Surprise, surprise: Unlike the World Bank, UNESCO has Israel on it’s map.
Yesterday Masada was recognized by UNESCO as a World Heritage site.
Reuters, as usual, managed to emphasize the downside: "If UNESCO is endorsing places where hundreds of fanatics killed themselves, then why not go to Jonestown as well?" said Nachman Ben-Yehuda of the Hebrew University of Jerusalem, referring to a 1978 mass suicide by a doomsday cult in Guyana.
I think this bitter Ben-Yehuda person completely misses the point of Masada. The lesson of Masada, as I see it, is what NOT to do. It doesn’t elevate suicide, quite the contrary. It teaches Jews, coming from a world of pogroms and Holocaust, that there is another way. That it is possible for us Jews to stand up for ourselves and take hold of our destiny.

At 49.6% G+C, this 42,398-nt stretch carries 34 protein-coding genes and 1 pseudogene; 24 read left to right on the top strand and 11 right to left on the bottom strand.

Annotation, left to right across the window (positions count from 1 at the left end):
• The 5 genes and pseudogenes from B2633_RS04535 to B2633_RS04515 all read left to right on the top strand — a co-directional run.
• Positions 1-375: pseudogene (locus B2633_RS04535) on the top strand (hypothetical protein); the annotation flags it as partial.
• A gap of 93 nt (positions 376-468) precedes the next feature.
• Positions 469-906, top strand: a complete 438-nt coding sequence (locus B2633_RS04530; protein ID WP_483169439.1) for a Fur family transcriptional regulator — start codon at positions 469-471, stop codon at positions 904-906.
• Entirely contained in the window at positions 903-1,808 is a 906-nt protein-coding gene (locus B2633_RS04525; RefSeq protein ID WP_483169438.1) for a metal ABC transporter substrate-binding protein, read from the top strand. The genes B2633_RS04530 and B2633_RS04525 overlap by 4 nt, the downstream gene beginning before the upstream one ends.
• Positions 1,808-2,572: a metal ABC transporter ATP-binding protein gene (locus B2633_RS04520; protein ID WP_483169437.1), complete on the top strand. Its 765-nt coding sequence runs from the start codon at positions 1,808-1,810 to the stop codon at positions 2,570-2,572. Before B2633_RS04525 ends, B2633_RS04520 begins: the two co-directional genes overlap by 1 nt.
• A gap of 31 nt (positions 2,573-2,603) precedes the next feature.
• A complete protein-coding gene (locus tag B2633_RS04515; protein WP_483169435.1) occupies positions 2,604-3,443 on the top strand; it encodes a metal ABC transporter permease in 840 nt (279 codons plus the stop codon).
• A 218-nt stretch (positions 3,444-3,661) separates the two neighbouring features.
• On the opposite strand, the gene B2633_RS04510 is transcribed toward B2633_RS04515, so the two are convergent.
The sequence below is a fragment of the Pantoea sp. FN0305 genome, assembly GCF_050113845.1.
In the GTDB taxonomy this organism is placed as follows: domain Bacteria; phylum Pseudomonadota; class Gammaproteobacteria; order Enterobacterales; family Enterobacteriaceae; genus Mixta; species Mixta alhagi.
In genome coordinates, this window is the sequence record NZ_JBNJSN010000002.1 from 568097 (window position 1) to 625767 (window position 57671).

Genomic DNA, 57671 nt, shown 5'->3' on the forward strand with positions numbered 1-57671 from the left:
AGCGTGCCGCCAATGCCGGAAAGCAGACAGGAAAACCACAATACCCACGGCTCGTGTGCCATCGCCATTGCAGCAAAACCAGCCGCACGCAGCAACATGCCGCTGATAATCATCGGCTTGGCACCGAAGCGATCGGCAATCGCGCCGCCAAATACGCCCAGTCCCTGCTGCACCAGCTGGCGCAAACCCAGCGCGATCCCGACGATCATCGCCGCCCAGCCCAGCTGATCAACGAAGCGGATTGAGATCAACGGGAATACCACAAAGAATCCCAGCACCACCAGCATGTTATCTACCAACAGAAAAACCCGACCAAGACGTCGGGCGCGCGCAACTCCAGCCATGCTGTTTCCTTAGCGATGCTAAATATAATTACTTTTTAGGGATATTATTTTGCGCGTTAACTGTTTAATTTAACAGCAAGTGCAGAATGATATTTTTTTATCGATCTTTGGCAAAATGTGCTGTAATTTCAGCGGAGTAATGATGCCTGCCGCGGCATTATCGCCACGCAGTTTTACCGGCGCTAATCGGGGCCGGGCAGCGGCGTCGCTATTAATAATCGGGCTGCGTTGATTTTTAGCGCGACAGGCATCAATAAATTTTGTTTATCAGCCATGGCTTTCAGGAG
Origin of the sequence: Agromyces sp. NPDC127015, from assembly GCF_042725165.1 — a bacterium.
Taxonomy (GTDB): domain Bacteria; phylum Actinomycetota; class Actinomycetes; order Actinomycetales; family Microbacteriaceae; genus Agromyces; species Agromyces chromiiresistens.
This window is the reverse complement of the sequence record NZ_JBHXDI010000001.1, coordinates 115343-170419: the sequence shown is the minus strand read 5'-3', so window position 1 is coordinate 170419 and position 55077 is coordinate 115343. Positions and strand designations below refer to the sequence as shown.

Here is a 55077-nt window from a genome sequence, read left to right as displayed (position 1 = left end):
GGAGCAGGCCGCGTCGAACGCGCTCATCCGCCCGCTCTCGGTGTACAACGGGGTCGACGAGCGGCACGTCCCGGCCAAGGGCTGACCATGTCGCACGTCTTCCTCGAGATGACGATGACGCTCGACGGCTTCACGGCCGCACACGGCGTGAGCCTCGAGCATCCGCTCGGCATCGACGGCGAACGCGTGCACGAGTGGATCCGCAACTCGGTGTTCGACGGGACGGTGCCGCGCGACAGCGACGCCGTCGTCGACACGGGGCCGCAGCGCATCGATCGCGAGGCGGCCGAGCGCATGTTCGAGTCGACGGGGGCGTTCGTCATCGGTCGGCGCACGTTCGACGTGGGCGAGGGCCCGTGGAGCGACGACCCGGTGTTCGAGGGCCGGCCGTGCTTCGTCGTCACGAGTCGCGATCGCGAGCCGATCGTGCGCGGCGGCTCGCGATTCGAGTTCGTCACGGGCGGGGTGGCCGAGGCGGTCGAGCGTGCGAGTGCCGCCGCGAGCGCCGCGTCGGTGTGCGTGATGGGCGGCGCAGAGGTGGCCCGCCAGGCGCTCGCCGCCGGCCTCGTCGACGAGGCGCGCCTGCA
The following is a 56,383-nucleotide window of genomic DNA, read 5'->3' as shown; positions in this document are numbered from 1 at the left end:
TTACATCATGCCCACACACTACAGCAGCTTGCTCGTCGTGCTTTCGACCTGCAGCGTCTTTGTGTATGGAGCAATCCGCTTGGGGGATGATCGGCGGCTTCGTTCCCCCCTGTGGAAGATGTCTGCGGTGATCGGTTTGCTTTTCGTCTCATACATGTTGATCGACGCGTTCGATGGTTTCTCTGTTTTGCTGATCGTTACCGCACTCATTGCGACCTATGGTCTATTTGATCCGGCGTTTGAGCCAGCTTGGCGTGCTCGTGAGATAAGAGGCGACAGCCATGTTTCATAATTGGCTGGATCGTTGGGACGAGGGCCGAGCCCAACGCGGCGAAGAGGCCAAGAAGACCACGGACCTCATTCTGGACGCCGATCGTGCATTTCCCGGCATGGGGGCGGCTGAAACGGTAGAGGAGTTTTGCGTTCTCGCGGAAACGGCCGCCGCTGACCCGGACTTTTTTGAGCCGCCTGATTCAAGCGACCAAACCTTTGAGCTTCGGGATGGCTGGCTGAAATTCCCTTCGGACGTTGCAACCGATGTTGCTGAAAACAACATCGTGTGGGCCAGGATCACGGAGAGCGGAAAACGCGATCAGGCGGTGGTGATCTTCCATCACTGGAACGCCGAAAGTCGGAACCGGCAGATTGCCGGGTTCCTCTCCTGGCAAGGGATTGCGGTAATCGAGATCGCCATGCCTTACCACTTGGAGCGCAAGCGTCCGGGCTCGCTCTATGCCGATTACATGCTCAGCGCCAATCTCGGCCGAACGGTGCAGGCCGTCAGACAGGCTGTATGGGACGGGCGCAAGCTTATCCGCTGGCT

But I understand where he’s coming from, although I don’t accept where he’s taken it. This woman, interviewed on Masada yesterday, reflects the complex and paradoxical nature of the “Masada will not fall again” ethos: “If challenged, Israel will not commit suicide but will fight to the death”, said Avia Oann, 55, standing among the pillars. (the emphasis is mine).
The suicide story aside, Masada is an impressive place, well worth the trip. When I was young, it was regarded a matter of honor to climb up by foot, and we watched those old fogeys on the cable car with derision. I think I’ll be an old fogey next time I go, thank you very much.